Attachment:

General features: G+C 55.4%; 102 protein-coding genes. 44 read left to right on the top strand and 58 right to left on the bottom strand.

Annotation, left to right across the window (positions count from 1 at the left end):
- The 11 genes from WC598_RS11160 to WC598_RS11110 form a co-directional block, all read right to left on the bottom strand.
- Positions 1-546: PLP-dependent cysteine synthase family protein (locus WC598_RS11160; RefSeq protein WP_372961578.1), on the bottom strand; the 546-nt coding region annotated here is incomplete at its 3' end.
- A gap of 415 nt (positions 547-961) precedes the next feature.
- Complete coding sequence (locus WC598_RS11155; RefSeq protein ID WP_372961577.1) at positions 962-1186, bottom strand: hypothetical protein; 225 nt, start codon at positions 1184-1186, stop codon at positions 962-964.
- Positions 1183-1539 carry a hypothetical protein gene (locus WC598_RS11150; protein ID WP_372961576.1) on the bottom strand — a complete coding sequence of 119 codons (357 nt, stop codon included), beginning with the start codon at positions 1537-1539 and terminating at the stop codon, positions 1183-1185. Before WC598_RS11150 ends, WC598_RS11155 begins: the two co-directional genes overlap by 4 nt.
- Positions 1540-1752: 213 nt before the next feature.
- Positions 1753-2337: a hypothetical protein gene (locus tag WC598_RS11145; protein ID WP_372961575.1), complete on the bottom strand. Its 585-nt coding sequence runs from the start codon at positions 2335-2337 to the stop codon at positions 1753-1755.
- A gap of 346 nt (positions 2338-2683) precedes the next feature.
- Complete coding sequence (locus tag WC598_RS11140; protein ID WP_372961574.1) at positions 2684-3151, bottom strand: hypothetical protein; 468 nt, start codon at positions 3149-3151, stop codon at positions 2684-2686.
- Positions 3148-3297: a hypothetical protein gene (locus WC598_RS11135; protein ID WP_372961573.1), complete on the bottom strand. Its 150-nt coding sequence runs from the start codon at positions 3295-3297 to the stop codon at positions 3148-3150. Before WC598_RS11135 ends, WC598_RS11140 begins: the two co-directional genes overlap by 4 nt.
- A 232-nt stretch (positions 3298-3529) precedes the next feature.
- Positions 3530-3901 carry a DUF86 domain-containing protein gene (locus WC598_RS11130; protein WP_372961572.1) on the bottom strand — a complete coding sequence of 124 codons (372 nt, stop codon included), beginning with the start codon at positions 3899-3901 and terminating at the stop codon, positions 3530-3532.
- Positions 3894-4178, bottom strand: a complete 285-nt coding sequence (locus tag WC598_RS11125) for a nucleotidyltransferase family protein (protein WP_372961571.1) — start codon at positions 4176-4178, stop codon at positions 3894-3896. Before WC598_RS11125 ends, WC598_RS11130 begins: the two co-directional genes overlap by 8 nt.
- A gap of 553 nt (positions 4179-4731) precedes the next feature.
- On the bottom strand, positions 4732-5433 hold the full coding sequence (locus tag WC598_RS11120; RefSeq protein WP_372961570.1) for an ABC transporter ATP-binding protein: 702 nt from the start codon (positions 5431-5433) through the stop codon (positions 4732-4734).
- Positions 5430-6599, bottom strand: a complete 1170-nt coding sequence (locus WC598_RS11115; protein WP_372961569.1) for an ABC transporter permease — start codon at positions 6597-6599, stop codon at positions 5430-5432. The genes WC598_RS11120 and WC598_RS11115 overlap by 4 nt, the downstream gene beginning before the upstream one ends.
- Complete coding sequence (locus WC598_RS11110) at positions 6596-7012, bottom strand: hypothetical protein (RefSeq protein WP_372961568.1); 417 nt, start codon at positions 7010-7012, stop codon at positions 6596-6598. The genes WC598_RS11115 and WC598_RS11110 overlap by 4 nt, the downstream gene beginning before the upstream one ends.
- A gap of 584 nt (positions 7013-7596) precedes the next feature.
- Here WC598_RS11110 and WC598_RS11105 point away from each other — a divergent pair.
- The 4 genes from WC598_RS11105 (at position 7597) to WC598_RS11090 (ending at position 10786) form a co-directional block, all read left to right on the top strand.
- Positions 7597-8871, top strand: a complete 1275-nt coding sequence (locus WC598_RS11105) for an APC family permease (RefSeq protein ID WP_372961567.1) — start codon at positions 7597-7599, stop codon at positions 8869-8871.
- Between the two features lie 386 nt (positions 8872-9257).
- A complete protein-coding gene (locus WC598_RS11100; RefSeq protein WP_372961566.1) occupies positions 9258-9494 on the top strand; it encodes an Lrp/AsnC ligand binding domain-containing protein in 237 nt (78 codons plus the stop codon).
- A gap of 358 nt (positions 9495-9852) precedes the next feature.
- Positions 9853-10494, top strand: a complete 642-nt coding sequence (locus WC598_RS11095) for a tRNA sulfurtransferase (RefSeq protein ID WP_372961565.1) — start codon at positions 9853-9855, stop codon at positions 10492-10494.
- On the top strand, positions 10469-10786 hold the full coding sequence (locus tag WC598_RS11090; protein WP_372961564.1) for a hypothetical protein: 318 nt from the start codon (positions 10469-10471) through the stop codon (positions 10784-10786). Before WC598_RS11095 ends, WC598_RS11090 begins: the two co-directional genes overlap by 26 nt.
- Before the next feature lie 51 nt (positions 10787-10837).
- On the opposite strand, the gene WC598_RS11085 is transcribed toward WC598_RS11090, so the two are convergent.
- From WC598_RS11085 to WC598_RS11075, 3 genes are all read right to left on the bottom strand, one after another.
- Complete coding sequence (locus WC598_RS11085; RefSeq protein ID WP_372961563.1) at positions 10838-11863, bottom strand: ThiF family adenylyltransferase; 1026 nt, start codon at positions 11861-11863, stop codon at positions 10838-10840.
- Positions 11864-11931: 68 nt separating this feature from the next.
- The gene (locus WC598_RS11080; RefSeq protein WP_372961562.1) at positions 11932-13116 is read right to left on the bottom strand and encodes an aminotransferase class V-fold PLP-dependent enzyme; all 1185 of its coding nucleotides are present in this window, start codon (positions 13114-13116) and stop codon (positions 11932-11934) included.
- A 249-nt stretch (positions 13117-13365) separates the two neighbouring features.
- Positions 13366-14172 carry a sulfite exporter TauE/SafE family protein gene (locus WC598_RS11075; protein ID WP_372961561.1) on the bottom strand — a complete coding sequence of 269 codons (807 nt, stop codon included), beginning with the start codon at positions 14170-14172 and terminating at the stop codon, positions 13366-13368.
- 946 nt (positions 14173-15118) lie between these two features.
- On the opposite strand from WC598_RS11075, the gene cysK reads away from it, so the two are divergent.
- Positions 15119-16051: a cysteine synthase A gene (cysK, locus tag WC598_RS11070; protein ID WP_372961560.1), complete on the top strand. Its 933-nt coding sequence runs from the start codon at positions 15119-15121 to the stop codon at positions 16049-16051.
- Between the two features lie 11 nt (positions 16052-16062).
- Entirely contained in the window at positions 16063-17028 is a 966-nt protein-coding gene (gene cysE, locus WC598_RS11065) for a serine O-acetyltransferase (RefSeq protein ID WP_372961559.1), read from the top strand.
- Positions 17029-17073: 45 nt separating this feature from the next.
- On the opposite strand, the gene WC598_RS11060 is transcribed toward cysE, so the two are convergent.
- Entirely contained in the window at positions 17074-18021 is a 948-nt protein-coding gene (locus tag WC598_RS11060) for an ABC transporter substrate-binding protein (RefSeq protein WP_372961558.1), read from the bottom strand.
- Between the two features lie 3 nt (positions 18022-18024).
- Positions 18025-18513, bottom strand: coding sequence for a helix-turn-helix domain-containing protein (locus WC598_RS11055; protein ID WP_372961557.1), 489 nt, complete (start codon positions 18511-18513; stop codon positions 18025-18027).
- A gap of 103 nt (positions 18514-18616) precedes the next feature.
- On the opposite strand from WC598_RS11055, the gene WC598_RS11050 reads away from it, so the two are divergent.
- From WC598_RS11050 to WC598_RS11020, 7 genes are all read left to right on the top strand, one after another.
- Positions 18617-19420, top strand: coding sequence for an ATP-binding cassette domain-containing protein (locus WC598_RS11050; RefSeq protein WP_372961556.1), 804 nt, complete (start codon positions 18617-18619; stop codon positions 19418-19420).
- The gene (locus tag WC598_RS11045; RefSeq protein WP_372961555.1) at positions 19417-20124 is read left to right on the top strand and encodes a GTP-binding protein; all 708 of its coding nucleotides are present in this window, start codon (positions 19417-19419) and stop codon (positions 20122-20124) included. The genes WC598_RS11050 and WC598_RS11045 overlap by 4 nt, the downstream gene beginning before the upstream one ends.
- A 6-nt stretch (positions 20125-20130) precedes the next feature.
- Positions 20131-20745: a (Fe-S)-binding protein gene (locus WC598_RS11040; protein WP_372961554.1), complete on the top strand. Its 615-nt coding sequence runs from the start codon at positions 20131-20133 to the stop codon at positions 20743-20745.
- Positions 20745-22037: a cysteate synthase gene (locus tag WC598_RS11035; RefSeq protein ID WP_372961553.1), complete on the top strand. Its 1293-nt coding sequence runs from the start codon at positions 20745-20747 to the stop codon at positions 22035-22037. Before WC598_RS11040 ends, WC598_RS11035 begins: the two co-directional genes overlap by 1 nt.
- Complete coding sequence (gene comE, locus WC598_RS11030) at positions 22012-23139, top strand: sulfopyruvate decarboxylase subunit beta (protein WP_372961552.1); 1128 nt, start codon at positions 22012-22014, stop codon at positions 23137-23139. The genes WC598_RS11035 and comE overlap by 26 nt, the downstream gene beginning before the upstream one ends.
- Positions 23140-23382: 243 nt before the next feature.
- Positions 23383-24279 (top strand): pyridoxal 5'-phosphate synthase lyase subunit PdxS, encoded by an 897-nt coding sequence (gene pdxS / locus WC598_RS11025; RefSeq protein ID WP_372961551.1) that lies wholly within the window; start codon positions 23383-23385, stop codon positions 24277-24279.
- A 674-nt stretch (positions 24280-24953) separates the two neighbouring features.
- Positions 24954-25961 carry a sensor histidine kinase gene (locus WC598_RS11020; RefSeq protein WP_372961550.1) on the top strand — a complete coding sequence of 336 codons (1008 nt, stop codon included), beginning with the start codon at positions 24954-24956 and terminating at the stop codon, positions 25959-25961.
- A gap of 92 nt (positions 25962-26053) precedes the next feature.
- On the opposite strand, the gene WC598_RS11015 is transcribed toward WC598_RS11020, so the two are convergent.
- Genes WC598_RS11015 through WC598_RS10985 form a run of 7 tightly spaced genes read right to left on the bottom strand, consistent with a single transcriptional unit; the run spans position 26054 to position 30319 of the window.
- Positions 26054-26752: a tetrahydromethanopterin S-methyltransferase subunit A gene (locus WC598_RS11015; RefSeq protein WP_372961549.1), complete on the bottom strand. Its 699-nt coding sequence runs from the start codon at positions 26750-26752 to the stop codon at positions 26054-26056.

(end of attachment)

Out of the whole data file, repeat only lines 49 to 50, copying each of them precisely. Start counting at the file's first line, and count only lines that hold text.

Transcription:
- From WC598_RS11050 to WC598_RS11020, 7 genes are all read left to right on the top strand, one after another.
- Positions 18617-19420, top strand: coding sequence for an ATP-binding cassette domain-containing protein (locus WC598_RS11050; RefSeq protein WP_372961556.1), 804 nt, complete (start codon positions 18617-18619; stop codon positions 19418-19420).